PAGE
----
A cyst is a sac of tissue that has either fluid or soft material inside it. Cysts can form in a wide range of tissues including in the face and mouth (including the jaws). Some can form next to or around teeth, which are called dental cysts.

Odontogenic cysts

Radicular cysts are inflammatory odontogenic cysts that arise from infection or trauma and are also known as periapical cysts. They are the commonest jaw-occurring cysts and present mainly between the third and fifth decades of life.

These cysts arise as the ultimate result in the pathway of tooth inflammation and necrosis of the pulp. On radiographic imaging, these lesions measure less than one centimeter in diameter and are lucent in the periapical area with a fairly round shape.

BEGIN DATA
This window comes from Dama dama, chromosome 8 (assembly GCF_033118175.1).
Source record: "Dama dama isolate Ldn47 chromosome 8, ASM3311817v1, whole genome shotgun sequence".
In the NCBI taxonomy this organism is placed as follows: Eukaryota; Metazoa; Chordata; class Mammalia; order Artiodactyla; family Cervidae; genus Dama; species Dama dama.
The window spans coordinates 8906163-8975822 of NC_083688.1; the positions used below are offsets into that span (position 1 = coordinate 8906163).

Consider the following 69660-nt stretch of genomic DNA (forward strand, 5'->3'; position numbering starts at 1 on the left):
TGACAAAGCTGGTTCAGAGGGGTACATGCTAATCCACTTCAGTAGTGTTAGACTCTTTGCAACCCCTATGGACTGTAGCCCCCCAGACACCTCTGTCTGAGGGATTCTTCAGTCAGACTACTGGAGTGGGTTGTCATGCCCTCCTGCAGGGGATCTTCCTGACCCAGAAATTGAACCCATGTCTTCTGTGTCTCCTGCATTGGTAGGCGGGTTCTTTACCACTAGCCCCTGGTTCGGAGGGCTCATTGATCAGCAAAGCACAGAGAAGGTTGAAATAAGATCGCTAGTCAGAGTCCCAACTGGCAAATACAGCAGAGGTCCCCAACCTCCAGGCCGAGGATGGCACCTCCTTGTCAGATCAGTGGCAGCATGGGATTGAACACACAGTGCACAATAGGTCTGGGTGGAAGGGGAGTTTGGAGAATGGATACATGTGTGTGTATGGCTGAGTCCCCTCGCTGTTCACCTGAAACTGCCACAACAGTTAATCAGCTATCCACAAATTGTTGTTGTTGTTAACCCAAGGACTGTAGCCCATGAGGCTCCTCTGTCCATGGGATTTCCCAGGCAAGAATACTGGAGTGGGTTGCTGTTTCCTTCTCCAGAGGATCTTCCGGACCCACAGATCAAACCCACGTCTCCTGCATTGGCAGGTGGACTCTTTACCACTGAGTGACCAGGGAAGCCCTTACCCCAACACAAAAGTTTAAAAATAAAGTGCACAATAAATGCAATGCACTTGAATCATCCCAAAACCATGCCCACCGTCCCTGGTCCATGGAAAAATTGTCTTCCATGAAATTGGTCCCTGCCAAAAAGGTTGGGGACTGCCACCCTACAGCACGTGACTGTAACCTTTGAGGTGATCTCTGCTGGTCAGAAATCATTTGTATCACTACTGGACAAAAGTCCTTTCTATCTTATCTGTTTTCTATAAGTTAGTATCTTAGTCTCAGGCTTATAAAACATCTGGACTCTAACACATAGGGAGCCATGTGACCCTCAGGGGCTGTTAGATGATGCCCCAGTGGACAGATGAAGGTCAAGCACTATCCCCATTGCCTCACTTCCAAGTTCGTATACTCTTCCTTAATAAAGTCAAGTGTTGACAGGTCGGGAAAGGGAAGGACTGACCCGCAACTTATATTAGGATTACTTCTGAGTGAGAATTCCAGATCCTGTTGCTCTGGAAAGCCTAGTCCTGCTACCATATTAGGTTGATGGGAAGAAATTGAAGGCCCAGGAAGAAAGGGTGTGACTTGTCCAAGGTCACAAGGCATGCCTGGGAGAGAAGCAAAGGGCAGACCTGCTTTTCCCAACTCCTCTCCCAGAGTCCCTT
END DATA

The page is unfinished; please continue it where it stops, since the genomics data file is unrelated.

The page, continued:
These cysts tend to be found deep in the areas where the epithelial ridges and walls of embryogenesis, as well the fissures and clefts, once were.

The majority of jaw cysts are termed odontogenic cysts, because they develop from dental tissue epithelium and as a result are delineated from non-odontogenic cysts (i.e. those with epithelium that is non-dental in origin). Odontogenic cysts may be further subcategorized based on their pathogenesis into inflammatory or developmental cysts.

A dental cyst is a sac of tissue in your gums that has some kind of foreign body stuck inside it. It is a form of inflammation that develops after the dental pulp dies off. It grows as the old pulp material starts to wear out. As the cyst develops, the bone structure around the tooth will feel an extreme amount of pressure. It could eat away from the bone and weaken it. This requires a proper treatment as soon as possible.